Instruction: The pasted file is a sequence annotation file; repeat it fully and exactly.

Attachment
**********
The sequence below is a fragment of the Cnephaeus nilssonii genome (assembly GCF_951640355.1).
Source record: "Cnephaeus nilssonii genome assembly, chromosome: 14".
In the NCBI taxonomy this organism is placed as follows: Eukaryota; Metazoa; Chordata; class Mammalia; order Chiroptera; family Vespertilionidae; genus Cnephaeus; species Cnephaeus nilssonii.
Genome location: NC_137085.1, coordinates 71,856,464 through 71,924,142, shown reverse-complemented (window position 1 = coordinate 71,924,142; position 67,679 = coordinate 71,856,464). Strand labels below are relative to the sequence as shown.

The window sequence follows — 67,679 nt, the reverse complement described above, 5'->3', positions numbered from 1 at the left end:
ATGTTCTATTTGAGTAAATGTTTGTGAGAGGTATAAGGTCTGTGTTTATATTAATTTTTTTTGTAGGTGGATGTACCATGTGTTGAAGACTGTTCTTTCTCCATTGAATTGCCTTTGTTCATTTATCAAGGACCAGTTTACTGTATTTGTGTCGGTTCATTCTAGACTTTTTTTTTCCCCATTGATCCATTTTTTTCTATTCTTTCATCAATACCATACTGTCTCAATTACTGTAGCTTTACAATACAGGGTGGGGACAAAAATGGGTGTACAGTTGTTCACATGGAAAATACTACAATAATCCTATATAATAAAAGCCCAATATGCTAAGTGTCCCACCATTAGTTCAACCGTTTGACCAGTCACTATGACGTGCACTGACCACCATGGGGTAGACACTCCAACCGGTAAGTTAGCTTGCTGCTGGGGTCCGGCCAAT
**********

The sequence below is a fragment of the Cnephaeus nilssonii genome (assembly GCF_951640355.1).
Source record: "Cnephaeus nilssonii genome assembly, chromosome: 14".
In the NCBI taxonomy this organism is placed as follows: Eukaryota; Metazoa; Chordata; class Mammalia; order Chiroptera; family Vespertilionidae; genus Cnephaeus; species Cnephaeus nilssonii.
Genome location: NC_137085.1, coordinates 71,856,464 through 71,924,142, shown reverse-complemented (window position 1 = coordinate 71,924,142; position 67,679 = coordinate 71,856,464). Strand labels below are relative to the sequence as shown.

The window sequence follows — 67,679 nt, the reverse complement described above, 5'->3', positions numbered from 1 at the left end:
ATGTTCTATTTGAGTAAATGTTTGTGAGAGGTATAAGGTCTGTGTTTATATTAATTTTTTTTGTAGGTGGATGTACCATGTGTTGAAGACTGTTCTTTCTCCATTGAATTGCCTTTGTTCATTTATCAAGGACCAGTTTACTGTATTTGTGTCGGTTCATTCTAGACTTTTTTTTTCCCCATTGATCCATTTTTTTCTATTCTTTCATCAATACCATACTGTCTCAATTACTGTAGCTTTACAATACAGGGTGGGGACAAAAATGGGTGTACAGTTGTTCACATGGAAAATACTACAATAATCCTATATAATAAAAGCCCAATATGCTAAGTGTCCCACCATTAGTTCAACCGTTTGACCAGTCACTATGACGTGCACTGACCACCATGGGGTAGACACTCCAACCGGTAAGTTAGCTTGCTGCTGGGGTCCGGCCAAT